Dahl was no angel during his life, and some parts of his books do reflect some of the prejudices he held. But that language is also an excellent teachable moment for kids. Rather than simply removing that language and replacing it with something more sanitized and “acceptable,” parents and teachers should discuss it with children. Explain why it’s hurtful and discuss why standards have changed over the years. Maybe speculate about how and why they might continue to change in the future. Suzanne Nossel, CEO of PEN America tweeted that Puffin’s revisions risk “clouding the essential lens that literature offers on society.” Allowing children to read these books as written, teaches them to use that critical lens. It also teaches them to use and apply critical thinking skills to other areas of life. I would go so far as to argue that by removing some of the troubling materials, Inclusive Minds is unintentionally putting up a barrier to understanding. Instead of allowing those discussions to happen, by removing that material, it shuts those discussions down.
Not all books are appropriate for all settings or all individuals or all ages. The decision about what books should be included in school libraries and curriculum is complicated, but restrictions are not the answer. Similarly, it’s not always easy to know how to handle a book that has potentially hurtful content. It can be tempting to just remove that content. But easier isn’t better. No one learns anything from not reading a book. They learn from reading it, thinking about it, being haunted by it, being disturbed by it, being offended by it, and yes, potentially even hating it. More responsibility falls on us as adults to teach children to read and think critically. But I think, by doing that work, we can work toward a world with a more informed, engaged, understanding population.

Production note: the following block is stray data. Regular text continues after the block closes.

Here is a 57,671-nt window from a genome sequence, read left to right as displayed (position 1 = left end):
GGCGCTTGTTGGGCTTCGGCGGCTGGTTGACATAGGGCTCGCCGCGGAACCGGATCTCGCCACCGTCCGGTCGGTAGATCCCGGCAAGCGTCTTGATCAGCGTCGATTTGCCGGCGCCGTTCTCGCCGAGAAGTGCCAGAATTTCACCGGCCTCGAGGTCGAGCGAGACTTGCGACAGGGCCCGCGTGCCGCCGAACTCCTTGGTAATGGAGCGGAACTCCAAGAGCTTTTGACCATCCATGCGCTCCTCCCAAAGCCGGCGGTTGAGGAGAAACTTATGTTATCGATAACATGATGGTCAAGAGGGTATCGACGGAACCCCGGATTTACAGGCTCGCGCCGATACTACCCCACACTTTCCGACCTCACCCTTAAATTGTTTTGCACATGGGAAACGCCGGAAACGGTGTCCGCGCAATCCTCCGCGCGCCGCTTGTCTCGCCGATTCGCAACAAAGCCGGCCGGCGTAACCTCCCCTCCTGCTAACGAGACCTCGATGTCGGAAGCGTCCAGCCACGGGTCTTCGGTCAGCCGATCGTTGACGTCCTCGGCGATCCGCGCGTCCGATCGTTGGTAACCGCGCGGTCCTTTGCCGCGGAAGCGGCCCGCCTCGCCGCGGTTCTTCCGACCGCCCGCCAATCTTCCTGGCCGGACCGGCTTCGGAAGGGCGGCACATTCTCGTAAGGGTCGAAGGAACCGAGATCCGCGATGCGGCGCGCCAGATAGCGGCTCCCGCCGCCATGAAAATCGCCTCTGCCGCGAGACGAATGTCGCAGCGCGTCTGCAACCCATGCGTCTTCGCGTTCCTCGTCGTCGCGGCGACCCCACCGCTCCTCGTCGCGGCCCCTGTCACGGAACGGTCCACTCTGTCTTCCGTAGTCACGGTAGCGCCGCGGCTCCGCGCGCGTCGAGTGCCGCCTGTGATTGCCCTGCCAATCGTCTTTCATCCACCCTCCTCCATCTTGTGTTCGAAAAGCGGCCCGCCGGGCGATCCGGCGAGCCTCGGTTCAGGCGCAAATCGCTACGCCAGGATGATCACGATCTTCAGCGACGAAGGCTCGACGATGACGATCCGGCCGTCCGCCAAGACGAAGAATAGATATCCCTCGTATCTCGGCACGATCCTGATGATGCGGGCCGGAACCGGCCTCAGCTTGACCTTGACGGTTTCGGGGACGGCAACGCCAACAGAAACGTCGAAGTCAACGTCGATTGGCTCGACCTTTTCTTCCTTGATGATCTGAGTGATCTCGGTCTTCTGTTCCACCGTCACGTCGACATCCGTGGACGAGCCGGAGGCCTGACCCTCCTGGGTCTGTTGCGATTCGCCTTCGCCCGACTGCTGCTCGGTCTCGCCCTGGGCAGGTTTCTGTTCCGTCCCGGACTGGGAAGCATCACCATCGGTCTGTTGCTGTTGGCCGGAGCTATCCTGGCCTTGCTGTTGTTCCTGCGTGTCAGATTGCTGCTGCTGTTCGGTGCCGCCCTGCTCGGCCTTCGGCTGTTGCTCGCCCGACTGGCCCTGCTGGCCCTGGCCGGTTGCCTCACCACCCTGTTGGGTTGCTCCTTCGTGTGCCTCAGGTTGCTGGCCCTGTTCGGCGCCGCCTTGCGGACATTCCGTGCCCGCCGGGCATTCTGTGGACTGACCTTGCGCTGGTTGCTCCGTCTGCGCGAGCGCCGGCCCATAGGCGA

August 30: School Freebie (In honor of school starting up soon, come up with a topic that somehow ties to school/education. The book could be set at school/college, characters could be teachers, books with school supplies on the cover, nonfiction titles, books that taught you something or how to do something, your favorite required reading in school, books you think should be required reading, your favorite banned books, etc.)
I decided to go with teacher characters here. I tried to stay away from children’s books (because there are a lot of teacher characters there!) but I had to include a couple.